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End of the Line: Reassembling the Legacy of NUMMI, The American Middle Class in the Era of Globalization and Recession


The Fremont California-based NUMMI plant was long considered a model of high-skill, high-productivity manufacturing, as the facility produced some of the highest quality vehicles in the world for almost three decades until its closure in 2010. I argue that NUMMI's success was due to its collective bargaining agreement because it leveraged workers' fullest effort and skill because it ensured them job security, a living wage, and protected them from capricious management. The presence of a union and a collective bargaining agreement mandated that workers avoid disputes with management and collaborate with managers on streamlining production in exchange for compensation and related guarantees and ensured smooth, consistent and high quality work.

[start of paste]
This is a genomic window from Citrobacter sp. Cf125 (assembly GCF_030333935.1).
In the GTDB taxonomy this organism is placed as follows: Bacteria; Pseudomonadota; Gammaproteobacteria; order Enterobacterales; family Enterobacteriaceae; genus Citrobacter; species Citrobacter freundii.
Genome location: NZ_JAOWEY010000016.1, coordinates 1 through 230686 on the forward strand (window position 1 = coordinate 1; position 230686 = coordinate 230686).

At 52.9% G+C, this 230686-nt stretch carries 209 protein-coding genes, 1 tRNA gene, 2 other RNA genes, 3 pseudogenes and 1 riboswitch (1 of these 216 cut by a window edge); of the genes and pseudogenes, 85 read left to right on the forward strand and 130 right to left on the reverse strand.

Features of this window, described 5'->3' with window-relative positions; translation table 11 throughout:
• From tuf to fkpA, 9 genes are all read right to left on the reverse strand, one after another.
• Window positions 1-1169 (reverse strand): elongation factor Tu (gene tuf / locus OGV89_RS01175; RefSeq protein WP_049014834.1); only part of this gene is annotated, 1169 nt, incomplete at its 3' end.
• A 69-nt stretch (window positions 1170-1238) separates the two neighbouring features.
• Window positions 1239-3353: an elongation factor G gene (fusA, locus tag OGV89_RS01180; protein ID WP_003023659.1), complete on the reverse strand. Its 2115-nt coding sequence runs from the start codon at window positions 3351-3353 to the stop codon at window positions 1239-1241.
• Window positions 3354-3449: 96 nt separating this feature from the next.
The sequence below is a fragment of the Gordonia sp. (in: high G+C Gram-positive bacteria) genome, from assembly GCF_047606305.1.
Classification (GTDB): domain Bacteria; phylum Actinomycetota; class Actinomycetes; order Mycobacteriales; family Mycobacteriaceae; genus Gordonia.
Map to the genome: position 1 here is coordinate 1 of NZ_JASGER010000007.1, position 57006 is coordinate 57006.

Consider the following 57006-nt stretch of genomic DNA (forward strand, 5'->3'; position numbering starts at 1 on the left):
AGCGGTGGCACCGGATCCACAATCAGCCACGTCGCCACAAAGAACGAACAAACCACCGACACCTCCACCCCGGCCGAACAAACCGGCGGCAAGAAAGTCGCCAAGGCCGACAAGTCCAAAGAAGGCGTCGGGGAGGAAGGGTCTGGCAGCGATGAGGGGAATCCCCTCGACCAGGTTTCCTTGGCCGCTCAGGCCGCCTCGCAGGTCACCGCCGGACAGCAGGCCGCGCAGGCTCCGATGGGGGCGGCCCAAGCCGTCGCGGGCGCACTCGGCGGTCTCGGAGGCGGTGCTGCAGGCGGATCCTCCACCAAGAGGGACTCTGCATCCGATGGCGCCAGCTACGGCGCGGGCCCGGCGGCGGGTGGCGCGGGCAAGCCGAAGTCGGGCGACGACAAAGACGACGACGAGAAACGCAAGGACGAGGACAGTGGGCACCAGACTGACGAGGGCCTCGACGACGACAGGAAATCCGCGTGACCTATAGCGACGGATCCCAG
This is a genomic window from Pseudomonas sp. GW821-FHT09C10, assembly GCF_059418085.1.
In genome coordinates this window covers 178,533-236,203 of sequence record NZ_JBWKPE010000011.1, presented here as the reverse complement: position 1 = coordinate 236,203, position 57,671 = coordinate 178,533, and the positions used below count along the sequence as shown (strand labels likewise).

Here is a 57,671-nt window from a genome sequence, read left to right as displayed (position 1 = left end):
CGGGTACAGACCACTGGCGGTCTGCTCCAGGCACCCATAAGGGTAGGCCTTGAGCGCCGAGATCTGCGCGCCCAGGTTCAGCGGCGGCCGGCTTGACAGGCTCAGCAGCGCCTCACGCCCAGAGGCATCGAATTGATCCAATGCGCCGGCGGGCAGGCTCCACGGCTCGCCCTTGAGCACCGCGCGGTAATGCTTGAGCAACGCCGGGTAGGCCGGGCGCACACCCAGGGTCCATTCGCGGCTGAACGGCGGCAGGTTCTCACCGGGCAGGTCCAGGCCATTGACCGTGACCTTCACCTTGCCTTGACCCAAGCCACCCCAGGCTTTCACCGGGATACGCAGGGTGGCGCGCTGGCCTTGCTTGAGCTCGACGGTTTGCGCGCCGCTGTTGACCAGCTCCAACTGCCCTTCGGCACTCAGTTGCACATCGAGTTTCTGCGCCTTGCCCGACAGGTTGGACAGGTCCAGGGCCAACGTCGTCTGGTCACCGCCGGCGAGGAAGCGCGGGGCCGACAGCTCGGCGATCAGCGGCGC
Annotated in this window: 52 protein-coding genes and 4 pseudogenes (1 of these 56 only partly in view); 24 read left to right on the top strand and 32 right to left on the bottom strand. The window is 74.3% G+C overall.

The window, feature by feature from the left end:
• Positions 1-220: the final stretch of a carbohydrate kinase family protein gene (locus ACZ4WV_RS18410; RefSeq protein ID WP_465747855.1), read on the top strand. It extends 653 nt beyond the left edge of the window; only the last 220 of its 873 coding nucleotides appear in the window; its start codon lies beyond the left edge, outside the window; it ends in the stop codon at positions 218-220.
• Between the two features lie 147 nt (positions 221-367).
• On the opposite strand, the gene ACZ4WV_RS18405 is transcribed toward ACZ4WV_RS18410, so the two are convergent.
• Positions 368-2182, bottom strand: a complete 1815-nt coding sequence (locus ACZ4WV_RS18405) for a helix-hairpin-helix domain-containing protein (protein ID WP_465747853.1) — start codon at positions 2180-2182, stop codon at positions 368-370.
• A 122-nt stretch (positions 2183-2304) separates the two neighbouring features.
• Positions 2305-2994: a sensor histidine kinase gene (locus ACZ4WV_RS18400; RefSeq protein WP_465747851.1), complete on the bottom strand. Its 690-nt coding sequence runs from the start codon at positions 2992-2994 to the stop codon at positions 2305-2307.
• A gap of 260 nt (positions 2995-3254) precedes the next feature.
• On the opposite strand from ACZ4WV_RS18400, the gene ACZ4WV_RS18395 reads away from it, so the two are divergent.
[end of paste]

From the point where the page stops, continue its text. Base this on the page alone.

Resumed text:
Some interpreted NUMMI's closure in 2010 as a referendum on union-supported wages, health care benefits and pensions at General Motors. My research shows that General Motors' failure was due primarily to financial problems, poor managerial decisions, rises in health care costs, undesirable product lineups and overinvestment in trucks and SUV's. General Motors also played a conspicuous role in the financial meltdown through its subsidiaries. General Motors Acceptance Corporation (GMAC) financed hundreds of billions of dollars in mortgage-based assets of suspect credit quality that helped create this multi-trillion dollar mortgage-backed asset market that collapsed in the global meltdown of the financial sector in 2008.

I argue that NUMMI and case studies from other automotive plants show that, despite a recession and global competition, lowering the wages of American workers and slashing their benefits undermines key sources of American competitive strength and represents the incorrect policy posture for the American economy.

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